The Bronte Sisters: Three Novels: Jane Eyre; Wuthering Heights; and Agnes Grey (Penguin Classics Deluxe Edition)

The Bronte Sisters: Three Novels: Jane Eyre; Wuthering Heights; and Agnes Grey (Penguin Classics Deluxe Edition)


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The most cherished novels from England's talented sisters, all in one gorgeously packaged volume

The Brontë family was a literary phenomenon unequalled before or since. Both Charlotte's Jane Eyre and Emily's Wuthering Heights have won lofty places in the pantheon and stirred the romantic sensibilities of generations of readers. For the first time ever, Penguin Classics unites these two enduring favorites with the lesser known but no less powerful work by their youngest sister, Anne. Drawn from Anne's own experiences as a governess, Agnes Grey offers a compelling view of Victorian chauvinism and materialism. Its inclusion makes The Brontë Sisters a must-have volume for anyone fascinated by this singularly talented family.

For more than seventy years, Penguin has been the leading publisher of classic literature in the English-speaking world. With more than 1,700 titles, Penguin Classics represents a global bookshelf of the best works throughout history and across genres and disciplines. Readers trust the series to provide authoritative texts enhanced by introductions and notes by distinguished scholars and contemporary authors, as well as up-to-date translations by award-winning translators.

Product Details

ISBN-13: 9780143105831
Publisher: Penguin Publishing Group
Publication date: 12/29/2009
Series: Penguin Classics Deluxe Edition Series
Edition description: Original
Pages: 672
Sales rank: 620,131
Product dimensions: 6.26(w) x 9.10(h) x 1.74(d)
Age Range: 18 Years

About the Author

Charlotte Bronte lived from 1816 to 1855. Jane Eyre appeared in 1847 and was followed by Shirley (1848) and Vilette (1853). In 1854 Charlotte Bronte married her father's curate, Arthur Bell Nicholls. She died during her pregnancy on March 31, 1855 in Haworth, Yorkshire. The Professor was posthumously published in 1857.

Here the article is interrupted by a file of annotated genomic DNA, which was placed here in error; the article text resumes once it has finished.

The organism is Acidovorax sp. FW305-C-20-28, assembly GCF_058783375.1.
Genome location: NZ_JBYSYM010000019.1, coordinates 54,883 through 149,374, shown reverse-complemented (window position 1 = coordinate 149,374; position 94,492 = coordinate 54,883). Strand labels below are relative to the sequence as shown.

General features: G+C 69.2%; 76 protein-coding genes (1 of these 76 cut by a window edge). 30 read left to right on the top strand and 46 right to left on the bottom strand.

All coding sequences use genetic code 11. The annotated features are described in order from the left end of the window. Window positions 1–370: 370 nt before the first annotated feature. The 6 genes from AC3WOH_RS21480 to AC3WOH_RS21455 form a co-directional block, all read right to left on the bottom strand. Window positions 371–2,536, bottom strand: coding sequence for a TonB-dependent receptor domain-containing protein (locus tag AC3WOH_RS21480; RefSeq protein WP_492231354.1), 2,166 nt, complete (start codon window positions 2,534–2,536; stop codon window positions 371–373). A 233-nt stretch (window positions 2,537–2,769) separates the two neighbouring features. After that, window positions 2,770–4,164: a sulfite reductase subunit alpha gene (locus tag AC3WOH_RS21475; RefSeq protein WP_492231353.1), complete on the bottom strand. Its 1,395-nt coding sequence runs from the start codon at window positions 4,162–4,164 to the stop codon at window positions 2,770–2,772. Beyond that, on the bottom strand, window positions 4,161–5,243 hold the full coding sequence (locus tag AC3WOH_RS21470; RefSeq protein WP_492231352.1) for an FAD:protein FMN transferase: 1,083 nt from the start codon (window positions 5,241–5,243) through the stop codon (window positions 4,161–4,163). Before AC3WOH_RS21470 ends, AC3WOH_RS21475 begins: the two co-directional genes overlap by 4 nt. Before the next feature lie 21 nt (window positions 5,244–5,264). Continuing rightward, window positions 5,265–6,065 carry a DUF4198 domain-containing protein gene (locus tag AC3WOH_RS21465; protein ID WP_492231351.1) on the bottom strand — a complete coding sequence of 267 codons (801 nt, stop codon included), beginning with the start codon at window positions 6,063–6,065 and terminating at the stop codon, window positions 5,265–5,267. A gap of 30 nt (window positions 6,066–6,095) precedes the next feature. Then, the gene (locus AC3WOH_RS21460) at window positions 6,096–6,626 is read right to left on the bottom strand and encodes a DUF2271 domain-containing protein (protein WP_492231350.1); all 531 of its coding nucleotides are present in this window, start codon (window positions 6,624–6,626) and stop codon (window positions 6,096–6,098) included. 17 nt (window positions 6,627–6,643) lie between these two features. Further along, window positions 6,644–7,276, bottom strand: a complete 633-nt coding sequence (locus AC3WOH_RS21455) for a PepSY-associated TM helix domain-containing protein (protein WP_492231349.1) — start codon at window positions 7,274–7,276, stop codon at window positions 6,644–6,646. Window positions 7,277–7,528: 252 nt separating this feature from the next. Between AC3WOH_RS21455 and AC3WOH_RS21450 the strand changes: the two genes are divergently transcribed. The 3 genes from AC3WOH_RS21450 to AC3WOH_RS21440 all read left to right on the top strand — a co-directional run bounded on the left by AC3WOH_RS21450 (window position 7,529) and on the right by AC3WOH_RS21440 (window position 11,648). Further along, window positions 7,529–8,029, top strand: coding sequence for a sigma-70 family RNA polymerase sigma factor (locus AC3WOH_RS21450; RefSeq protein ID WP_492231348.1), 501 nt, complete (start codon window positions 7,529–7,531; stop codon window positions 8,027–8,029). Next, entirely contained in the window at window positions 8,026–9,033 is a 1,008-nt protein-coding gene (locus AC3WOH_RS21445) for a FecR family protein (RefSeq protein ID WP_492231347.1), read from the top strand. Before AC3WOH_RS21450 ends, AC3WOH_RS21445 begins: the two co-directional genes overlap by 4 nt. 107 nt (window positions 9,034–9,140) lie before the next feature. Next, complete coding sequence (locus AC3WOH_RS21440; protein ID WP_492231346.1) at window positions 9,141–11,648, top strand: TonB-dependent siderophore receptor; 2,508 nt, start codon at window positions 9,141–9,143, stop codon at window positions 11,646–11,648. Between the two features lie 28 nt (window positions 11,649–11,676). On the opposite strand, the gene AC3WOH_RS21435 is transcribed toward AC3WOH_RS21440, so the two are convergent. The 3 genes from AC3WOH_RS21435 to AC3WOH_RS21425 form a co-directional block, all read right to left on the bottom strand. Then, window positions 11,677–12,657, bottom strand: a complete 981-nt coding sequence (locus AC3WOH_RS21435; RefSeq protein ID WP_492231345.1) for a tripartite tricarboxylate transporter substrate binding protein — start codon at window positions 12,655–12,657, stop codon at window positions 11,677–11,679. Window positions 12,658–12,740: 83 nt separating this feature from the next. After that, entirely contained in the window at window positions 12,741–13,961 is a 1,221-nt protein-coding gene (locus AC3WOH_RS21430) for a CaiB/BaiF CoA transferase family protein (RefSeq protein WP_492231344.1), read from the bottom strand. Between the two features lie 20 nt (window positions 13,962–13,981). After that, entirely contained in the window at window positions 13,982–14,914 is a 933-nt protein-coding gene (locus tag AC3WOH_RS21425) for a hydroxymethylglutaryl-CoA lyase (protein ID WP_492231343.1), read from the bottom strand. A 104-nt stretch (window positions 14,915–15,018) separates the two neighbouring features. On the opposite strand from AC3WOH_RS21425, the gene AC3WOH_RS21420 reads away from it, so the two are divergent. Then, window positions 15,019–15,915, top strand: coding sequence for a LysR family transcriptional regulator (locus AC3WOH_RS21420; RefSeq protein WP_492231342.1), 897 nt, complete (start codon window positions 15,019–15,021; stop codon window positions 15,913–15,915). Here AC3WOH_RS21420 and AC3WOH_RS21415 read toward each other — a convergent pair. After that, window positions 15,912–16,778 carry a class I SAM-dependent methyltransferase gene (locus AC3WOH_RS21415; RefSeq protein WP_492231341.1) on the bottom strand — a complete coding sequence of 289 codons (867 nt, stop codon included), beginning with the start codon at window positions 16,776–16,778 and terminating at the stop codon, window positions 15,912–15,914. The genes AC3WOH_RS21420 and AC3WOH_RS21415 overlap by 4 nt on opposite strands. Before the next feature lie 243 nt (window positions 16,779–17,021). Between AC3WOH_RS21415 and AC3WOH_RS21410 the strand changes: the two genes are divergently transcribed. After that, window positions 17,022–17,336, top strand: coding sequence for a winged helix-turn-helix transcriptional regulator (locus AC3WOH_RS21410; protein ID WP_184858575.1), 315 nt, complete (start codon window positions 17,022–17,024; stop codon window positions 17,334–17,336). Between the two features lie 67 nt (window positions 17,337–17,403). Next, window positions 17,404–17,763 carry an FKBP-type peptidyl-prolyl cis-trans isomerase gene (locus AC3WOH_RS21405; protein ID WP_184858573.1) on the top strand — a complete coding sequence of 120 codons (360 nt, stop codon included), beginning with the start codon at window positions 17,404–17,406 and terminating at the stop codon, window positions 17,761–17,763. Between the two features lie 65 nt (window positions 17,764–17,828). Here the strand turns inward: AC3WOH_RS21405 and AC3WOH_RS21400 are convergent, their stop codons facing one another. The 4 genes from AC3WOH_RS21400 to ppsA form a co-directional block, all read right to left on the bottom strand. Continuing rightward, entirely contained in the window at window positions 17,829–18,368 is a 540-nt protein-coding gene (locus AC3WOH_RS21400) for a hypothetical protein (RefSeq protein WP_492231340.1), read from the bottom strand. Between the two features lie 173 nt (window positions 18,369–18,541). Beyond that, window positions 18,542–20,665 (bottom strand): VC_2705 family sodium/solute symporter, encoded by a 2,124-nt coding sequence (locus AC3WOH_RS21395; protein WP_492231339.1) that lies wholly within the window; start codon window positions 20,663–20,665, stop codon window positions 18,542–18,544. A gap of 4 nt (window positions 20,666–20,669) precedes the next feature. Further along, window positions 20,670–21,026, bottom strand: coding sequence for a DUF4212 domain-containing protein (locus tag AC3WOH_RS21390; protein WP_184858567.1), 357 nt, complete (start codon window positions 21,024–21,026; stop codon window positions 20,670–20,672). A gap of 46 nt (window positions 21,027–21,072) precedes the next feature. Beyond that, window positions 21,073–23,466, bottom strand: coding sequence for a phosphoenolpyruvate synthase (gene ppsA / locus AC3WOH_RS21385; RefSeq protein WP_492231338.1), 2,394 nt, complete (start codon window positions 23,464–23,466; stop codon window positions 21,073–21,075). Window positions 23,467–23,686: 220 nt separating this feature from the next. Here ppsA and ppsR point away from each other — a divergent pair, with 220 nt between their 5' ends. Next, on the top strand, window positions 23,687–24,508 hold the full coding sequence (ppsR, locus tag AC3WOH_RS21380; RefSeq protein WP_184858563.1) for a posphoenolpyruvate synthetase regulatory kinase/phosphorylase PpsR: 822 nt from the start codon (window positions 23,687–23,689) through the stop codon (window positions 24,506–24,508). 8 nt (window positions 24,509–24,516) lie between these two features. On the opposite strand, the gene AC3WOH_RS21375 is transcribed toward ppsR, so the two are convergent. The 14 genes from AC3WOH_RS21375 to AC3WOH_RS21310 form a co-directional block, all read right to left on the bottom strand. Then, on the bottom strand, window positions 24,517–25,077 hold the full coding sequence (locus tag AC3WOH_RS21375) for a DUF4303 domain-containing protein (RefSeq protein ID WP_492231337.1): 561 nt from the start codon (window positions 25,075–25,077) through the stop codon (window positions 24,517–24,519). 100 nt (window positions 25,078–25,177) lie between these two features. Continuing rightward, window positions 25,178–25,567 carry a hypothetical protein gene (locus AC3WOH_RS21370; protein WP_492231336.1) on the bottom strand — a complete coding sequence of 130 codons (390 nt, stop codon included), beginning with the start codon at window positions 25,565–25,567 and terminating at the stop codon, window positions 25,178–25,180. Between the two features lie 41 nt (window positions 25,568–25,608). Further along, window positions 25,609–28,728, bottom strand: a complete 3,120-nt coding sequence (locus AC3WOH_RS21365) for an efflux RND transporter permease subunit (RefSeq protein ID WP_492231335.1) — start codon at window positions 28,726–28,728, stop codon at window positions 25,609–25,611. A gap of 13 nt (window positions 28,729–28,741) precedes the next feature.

Emily Bronte lived from 1818 to 1848. She wrote one strikingly innovative novel, Wuthering Heights, and was also a gifted and intense poet. She died of tuberculosis at the age of 30. 

Anne Brontë, youngest of the Bronte sisters, was born in 1820. She worked as a governess between 1840 and 1845, after which she published Agnes Grey (1847) and The Tenant of Wildfell Hall (1848) under the pen-name Acton Bell. Anne Brontë died of tuberculosis in 1849.

Date of Birth:

April 21, 1816

Date of Death:

March 31, 1855

Place of Birth:

Thornton, Yorkshire, England

Place of Death:

Haworth, West Yorkshire, England


Clergy Daughters' School at Cowan Bridge in Lancashire; Miss Wooler's School at Roe Head

Read an Excerpt


Three Novels

Jane Eyre by Charlotte Brontë 
Wuthering Heights by Emily Brontë 
Agnes Grey by Anne Brontë


The texts of these novels have been reset from the individual volumes published in Penguin Classics, which are edited from the first editions.

Jane Eyre


There was no possibility of taking a walk that day. We had been wandering, indeed, in the leafless shrubbery an hour in the morning; but since dinner (Mrs Reed, when there was no company, dined early) the cold winter wind had brought with it clouds so sombre, and a rain so penetrating, that further outdoor exercise was now out of the question.

I was glad of it; I never liked long walks, especially on chilly afternoons: dreadful to me was the coming home in the raw twilight, with nipped fingers and toes, and a heart saddened by the chidings of Bessie, the nurse, and humbled by the consciousness of my physical inferiority to Eliza, John, and Georgiana Reed.

The said Eliza, John, and Georgiana were now clustered round their mamma in the drawing-room: she lay reclined on a sofa by the fireside, and with her darlings about her (for the time neither quarrelling nor crying) looked perfectly happy. Me, she had dispensed from joining the group: saying, ‘She regretted to be under the necessity of keeping me at a distance; but that until she heard from Bessie, and could discover by her own observation that I was endeavouring in good earnest to acquire a more sociable and child-like disposition, a more attractive and sprightly manner – something lighter, franker, more natural as it were – she really must exclude me from privileges intended only for contented, happy little children.’

‘What does Bessie say I have done?’ I asked.

‘Jane, I don’t like cavillers or questioners; besides, there is something truly forbidding in a child taking up her elders in that manner. Be seated somewhere; and until you can speak pleasantly, remain silent.’

A small breakfast-room adjoined the drawing-room, I slipped in there. It contained a bookcase; I soon possessed myself of a volume, taking care that it should be one stored with pictures. I mounted into the window-seat: gathering up my feet, I sat cross-legged, like a Turk; and, having drawn the red moreen curtain nearly close, I was shrined in double retirement.

Folds of scarlet drapery shut in my view to the right hand; to the left were the clear panes of glass, protecting, but not separating me from the drear November day. At intervals, while turning over the leaves in my book, I studied the aspect of that winter afternoon. Afar, it offered a pale blank of mist and cloud; near, a scene of wet lawn and storm-beat shrub, with ceaseless rain sweeping away wildly before a long and lamentable blast.